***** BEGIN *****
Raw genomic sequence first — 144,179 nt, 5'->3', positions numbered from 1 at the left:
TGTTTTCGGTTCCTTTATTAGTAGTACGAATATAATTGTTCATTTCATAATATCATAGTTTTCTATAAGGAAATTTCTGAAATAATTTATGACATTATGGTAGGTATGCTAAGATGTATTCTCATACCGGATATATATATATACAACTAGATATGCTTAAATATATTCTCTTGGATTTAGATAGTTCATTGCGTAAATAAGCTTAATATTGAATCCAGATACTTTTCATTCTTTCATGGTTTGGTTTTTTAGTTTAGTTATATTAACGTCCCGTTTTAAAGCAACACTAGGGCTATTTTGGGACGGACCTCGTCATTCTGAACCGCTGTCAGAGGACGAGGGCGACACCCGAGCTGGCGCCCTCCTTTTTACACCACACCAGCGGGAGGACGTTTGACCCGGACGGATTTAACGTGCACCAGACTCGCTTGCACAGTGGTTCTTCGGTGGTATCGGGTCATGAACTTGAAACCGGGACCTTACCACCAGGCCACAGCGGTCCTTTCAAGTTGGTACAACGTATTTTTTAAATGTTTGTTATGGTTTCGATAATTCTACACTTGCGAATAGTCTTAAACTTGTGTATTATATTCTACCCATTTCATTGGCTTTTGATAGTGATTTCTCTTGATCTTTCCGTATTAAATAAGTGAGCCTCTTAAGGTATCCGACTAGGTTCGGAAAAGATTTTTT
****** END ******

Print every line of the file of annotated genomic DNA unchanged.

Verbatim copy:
Raw genomic sequence first — 144,179 nt, 5'->3', positions numbered from 1 at the left:
TGTTTTCGGTTCCTTTATTAGTAGTACGAATATAATTGTTCATTTCATAATATCATAGTTTTCTATAAGGAAATTTCTGAAATAATTTATGACATTATGGTAGGTATGCTAAGATGTATTCTCATACCGGATATATATATATACAACTAGATATGCTTAAATATATTCTCTTGGATTTAGATAGTTCATTGCGTAAATAAGCTTAATATTGAATCCAGATACTTTTCATTCTTTCATGGTTTGGTTTTTTAGTTTAGTTATATTAACGTCCCGTTTTAAAGCAACACTAGGGCTATTTTGGGACGGACCTCGTCATTCTGAACCGCTGTCAGAGGACGAGGGCGACACCCGAGCTGGCGCCCTCCTTTTTACACCACACCAGCGGGAGGACGTTTGACCCGGACGGATTTAACGTGCACCAGACTCGCTTGCACAGTGGTTCTTCGGTGGTATCGGGTCATGAACTTGAAACCGGGACCTTACCACCAGGCCACAGCGGTCCTTTCAAGTTGGTACAACGTATTTTTTAAATGTTTGTTATGGTTTCGATAATTCTACACTTGCGAATAGTCTTAAACTTGTGTATTATATTCTACCCATTTCATTGGCTTTTGATAGTGATTTCTCTTGATCTTTCCGTATTAAATAAGTGAGCCTCTTAAGGTATCCGACTAGGTTCGGAAAAGATTTTTT